University Marketing and Communication
La Salle University Honors Another Christian Brothers Institution, the St. Gabriel’s System, Which Has Served Troubled Youth Since 1898
The La Salle University Alumni Association recently presented its highest honor, the Signum Fidei Award to the St. Gabriel’s System (SGS), which has served troubled youth in the Philadelphia region since 1898.
The annual award is given to an individual or organization that has made “most noteworthy contributions to the advancement of humanitarian principles in keeping the Christian/Judeo traditions.” Signum Fidei is “sign of faith,” the motto of the Christian Brothers, the order that operates La Salle University and the SGS.
Accepting the award on behalf of SGS was James Logan, Director of the De La Salle Vocational School in Bensalem, Pa.
“On any given day, as many as 500 young Philadelphians are receiving services from the committed professionals working within the Saint Gabriel’s System,” said Logan. “I have had the privilege of working in many of these programs, and I can attest to the fact that all of us who work in the system consider ourselves privileged to have the opportunity to work with, but more importantly build relationships with, young people who, yes, have made mistakes and in some cases serious mistakes, but also whose strength, courage, and ability to overcome incredible obstacles is nothing short of remarkable.”
The St. Gabriel’s System started in 1898. In response to an invitation from Archbishop Patrick John Ryan, the Christian Brothers assumed the mission of caring for and educating wayward boys in Audubon, Pa. A year later, trade shops were started.
Today, the system operates Saint Gabriel’s Hall, a 200-bed residential facility for young men ages 11-19; two high-school-age day treatment programs: De La Salle Vocational in Bensalem and De La Salle In Towne in center city, Philadelphia, serve about 100 young men each; Reintegration Services, a program that provides follow-up care and services to the young people returning home from residential care; the Brother Rousseau Academy, another day treatment program for middle-school-age boys and girls; and finally, the administrative offices, which also house various outpatient clinical services including anger management programs and a comprehensive treatment program for juvenile sexual offenders.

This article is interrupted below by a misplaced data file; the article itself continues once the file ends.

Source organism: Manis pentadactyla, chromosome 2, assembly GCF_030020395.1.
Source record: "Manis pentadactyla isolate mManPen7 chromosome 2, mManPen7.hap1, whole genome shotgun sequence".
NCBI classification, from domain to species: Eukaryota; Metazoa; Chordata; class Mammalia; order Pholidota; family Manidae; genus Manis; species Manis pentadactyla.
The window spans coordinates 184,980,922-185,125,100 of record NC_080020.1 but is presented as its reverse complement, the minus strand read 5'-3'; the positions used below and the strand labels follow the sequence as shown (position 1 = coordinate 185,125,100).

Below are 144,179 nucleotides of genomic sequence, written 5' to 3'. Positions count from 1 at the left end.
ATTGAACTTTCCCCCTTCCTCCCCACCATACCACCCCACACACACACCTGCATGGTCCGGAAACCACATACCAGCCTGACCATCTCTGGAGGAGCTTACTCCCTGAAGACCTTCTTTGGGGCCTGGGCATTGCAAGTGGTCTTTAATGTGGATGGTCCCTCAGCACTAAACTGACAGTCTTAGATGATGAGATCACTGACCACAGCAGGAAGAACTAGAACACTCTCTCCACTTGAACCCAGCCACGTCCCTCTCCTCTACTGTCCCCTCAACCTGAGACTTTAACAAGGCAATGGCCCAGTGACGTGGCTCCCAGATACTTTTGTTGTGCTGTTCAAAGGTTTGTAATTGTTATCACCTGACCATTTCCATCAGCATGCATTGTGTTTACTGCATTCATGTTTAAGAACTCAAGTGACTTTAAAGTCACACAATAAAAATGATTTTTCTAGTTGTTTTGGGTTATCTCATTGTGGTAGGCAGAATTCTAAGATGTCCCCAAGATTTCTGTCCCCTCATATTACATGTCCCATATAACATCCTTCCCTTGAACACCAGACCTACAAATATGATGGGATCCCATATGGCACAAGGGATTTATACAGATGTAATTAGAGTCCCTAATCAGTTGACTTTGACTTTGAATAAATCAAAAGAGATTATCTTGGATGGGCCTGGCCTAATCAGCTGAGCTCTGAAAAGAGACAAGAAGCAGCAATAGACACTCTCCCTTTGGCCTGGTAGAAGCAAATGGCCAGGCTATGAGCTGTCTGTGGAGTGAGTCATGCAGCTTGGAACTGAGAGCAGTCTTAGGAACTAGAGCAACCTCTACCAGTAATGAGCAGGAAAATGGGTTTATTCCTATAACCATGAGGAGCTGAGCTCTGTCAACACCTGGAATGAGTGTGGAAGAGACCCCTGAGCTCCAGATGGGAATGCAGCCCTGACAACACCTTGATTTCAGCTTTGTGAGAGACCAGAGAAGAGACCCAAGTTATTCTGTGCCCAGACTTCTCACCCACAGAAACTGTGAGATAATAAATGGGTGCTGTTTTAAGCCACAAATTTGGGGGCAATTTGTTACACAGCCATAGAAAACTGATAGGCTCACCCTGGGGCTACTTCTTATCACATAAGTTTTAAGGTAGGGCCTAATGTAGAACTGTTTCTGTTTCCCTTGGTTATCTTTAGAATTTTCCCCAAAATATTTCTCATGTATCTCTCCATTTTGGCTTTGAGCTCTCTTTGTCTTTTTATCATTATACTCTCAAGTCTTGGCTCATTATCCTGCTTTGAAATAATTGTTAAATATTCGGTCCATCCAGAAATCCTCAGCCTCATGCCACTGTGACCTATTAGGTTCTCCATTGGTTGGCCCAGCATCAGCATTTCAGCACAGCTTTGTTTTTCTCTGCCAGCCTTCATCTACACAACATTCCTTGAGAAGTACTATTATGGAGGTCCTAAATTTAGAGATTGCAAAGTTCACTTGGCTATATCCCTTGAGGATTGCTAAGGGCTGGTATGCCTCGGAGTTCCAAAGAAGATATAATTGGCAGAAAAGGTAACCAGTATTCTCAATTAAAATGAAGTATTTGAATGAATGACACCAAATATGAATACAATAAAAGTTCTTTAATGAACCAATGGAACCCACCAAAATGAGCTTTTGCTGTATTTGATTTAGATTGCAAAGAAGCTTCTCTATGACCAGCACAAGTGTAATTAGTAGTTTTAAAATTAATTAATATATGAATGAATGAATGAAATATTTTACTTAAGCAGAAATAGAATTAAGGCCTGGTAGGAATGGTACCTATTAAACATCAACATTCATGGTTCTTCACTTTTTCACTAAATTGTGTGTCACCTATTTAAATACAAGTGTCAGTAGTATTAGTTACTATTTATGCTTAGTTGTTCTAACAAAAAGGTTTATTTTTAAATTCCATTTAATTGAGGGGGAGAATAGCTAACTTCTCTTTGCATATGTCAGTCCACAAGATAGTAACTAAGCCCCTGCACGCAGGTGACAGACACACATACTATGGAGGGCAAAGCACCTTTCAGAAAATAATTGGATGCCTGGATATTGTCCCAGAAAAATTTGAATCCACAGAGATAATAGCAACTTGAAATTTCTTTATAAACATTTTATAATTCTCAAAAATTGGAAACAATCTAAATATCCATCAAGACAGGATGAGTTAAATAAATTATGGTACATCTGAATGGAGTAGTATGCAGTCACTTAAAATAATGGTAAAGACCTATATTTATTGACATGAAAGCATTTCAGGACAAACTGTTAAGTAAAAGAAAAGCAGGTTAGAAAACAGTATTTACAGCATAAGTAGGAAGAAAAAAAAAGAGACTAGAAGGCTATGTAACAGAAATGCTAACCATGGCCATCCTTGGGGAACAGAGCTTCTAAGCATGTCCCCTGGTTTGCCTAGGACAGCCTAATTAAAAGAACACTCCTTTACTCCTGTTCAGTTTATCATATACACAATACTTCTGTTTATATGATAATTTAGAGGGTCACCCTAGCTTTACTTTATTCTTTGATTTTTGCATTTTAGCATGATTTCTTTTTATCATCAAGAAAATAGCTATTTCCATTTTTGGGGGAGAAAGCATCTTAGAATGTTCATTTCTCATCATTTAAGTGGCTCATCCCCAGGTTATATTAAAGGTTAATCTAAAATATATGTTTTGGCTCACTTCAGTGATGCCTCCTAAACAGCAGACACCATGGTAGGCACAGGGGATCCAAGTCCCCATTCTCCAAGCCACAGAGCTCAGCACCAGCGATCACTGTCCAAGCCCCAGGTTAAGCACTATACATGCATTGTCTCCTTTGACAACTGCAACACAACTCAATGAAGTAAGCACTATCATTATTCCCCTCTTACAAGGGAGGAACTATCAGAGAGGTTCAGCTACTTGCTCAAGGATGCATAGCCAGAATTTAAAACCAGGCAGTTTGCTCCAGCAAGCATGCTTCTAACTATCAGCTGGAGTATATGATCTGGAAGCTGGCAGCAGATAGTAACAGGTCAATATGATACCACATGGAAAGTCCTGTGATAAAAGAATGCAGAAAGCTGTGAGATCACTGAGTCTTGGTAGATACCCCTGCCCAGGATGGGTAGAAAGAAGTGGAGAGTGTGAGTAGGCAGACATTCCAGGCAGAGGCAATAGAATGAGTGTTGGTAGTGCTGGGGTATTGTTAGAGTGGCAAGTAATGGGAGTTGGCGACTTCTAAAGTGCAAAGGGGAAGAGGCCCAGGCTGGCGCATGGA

“What all of our programs share in common is a commitment to excellence in the service of delinquent young people,” said Logan. “Following in the Lasallian tradition of educational excellence, our facilities offer a full educational program of either a middle- or high-school curriculum. Our major goal is to help our youth re-engage their education and improve their reading and math skills, areas in which they are usually far behind age and grade levels. Last year these educational programs graduated over 120 young people who most likely would never otherwise have completed their high school educations.”
In presenting the award to Logan, Beth Harper Briglia, Vice President of La Salle’s Alumni Association and chair of its awards committee, said, “The administrators and staff of this organization work tirelessly, generally without recognition or significant reward, to ensure that delinquent youth, those that are of the least, the last, and the lost amongst us, can realize a positive future.”